Troy Tulowitzki

Rockies place Troy Tulowitzki on the disabled list

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UPDATE: Sure enough, the Rockies have now placed Tulowitzki on the disabled list with a left hip flexor strain.

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Troy Tulowitzki exited Saturday’s game with what the Rockies called a “cramp” in his quadriceps, but now the star shortstop is out of the lineup tonight for the third consecutive game and it’s clear the injury is more serious.

Tulowitzki has a long injury history, so this naturally leads to speculation that the Rockies are trying to downplay his current malady ahead of a potential trade. Or maybe he’s just not healing as quickly as they hoped and it’ll ultimately prove to be a minor issue.

Tulowitzki has played 91 of the Rockies’ first 99 games while leading the league in batting average (.340), on-base percentage (.432), and slugging percentage (.603). As usual Coors Field has been a huge help, as he’s posted a ridiculous 1.246 OPS at home compared to a still-good-but-not-amazing .811 OPS on the road.

Tim Tebow’s workout seems like fun

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Tim Tebow is, as we speak, working out for some 40 scouts from 20 organizations and an untold number of members of the media. So far he has run and jumped and thrown and, in a moment or two, will take his hacks. First BP swings, then live, full-speed BP off of a couple of former major leaguers.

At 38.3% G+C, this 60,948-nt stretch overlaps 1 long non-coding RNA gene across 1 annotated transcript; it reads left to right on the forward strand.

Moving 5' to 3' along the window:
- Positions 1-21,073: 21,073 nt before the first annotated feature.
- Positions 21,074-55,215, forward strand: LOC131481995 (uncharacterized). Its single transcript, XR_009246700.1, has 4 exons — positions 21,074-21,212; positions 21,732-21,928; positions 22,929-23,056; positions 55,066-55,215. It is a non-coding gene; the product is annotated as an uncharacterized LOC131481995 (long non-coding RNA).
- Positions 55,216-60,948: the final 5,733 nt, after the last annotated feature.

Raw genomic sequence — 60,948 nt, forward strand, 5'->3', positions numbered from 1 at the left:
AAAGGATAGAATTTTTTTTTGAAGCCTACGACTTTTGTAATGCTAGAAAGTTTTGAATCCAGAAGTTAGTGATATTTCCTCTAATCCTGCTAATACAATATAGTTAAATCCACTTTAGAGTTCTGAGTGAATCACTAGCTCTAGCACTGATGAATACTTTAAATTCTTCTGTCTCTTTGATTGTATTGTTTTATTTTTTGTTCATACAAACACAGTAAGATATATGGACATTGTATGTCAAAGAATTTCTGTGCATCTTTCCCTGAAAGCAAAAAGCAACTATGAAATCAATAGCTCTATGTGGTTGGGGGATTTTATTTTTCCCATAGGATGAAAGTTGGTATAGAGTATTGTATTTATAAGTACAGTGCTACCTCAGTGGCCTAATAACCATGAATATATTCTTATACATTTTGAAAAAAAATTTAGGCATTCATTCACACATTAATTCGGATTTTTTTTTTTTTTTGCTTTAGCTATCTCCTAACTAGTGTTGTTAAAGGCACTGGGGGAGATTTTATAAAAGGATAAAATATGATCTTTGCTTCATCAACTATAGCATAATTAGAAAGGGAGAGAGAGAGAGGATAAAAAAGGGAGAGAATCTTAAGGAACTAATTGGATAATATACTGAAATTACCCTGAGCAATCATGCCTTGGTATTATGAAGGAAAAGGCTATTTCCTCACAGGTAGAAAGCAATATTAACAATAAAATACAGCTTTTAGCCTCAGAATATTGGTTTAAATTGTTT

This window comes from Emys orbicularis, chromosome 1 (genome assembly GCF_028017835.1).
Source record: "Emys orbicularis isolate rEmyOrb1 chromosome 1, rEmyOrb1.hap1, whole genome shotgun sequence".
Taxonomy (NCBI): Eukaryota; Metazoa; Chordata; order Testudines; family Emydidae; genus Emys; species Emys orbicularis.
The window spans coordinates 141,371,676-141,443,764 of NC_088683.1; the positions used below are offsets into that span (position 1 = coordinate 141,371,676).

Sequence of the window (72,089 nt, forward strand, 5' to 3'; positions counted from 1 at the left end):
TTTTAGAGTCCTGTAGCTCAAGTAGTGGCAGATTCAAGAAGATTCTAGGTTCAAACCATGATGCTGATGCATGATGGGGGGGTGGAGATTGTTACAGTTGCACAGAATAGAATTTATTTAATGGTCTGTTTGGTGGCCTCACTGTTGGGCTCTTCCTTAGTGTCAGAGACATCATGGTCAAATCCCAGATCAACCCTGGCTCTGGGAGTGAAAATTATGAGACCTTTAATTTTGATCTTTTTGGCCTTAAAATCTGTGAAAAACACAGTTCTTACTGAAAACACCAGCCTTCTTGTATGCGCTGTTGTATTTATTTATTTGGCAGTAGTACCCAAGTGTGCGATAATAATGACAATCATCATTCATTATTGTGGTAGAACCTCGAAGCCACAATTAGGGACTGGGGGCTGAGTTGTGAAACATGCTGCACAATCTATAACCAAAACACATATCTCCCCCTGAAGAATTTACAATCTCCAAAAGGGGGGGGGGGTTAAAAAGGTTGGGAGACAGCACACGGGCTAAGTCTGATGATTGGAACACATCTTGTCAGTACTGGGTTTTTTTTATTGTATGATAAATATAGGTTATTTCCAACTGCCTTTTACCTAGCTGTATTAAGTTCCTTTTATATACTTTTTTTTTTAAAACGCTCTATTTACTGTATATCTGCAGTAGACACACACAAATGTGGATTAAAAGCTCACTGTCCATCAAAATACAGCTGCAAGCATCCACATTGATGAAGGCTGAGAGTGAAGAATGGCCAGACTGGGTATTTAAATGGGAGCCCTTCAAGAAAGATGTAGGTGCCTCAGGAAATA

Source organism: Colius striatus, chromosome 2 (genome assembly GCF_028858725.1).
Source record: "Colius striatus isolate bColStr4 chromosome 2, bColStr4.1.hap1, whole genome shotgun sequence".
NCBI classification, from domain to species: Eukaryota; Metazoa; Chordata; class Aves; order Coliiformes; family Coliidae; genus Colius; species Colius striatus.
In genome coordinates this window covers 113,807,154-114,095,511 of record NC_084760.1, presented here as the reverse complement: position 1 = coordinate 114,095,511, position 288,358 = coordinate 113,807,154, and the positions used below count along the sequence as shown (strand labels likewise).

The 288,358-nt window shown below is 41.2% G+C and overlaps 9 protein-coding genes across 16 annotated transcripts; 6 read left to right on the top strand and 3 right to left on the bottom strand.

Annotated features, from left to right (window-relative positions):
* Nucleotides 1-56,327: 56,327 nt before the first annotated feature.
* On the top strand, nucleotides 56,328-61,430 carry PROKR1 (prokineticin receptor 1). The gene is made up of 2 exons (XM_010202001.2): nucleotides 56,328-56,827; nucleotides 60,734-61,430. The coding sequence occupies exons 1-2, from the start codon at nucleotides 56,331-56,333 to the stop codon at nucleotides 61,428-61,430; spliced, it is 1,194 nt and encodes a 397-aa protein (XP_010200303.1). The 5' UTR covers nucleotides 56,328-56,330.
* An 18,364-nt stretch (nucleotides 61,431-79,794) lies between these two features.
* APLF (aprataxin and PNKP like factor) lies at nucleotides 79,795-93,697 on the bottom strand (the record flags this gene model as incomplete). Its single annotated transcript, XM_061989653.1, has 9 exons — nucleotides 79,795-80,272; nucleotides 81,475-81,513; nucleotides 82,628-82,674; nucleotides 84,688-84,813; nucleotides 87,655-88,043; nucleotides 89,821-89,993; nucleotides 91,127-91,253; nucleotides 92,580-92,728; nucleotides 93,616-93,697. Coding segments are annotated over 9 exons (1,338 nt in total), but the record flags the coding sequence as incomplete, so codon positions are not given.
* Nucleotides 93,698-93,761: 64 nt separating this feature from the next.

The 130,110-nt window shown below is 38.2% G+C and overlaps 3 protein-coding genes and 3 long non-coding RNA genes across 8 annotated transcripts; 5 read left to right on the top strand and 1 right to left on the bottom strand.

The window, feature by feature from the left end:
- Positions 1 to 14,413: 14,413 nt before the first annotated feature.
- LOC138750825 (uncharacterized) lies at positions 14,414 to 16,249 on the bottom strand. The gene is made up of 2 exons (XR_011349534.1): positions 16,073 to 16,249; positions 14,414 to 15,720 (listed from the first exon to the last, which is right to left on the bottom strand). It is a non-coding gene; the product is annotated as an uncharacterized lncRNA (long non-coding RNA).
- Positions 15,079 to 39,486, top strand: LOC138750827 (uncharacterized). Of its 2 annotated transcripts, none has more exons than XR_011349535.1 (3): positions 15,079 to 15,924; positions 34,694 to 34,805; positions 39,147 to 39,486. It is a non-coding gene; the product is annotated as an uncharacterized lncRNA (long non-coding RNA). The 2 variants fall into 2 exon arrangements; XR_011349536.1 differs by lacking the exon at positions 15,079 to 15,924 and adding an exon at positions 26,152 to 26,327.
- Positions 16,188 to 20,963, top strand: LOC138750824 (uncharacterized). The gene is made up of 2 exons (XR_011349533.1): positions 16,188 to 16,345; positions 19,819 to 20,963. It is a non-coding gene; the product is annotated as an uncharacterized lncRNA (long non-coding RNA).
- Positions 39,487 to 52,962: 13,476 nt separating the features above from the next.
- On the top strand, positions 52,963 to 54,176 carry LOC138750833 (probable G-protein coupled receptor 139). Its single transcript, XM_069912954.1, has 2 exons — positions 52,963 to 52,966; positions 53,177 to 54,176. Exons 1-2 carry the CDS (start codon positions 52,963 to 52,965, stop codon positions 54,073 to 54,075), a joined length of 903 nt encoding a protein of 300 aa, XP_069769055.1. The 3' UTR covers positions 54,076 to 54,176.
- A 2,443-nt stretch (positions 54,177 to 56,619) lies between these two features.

His 60 yard dash time was supposedly excellent. On the 80-20 scouting scale he’s supposedly in the 50-60 range, according to people tweeting about it who know what they’re talking about. The guy is certainly big and strong and in amazing shape and that’s not nothing.

Also this:

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That’s from MLB’s Twitter, which provides us with some more in-action shots.

 

Here he is playing right field out there in the distance someplace:

Good luck, kid.

Adrian Beltre puts his helmet on backwards to face a switch pitcher

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“A” switch pitcher is probably not the most accurate way to put that. It’s more like “The” switch pitcher, as Pat Venditte of the Mariners is the only one extant.

Last night the right-handed hitting Adrian Beltre had to face Venditte, who obviously chose to pitch righty to the Rangers third baseman. Before coming up to the plate, Beltre jokingly donned his helmet backwards and pretended that he’d hit left-handed:

 

He needn’t have bothered. Beltre doubled to left field off of Venditte, showing that at some point, platoon splits really don’t matter.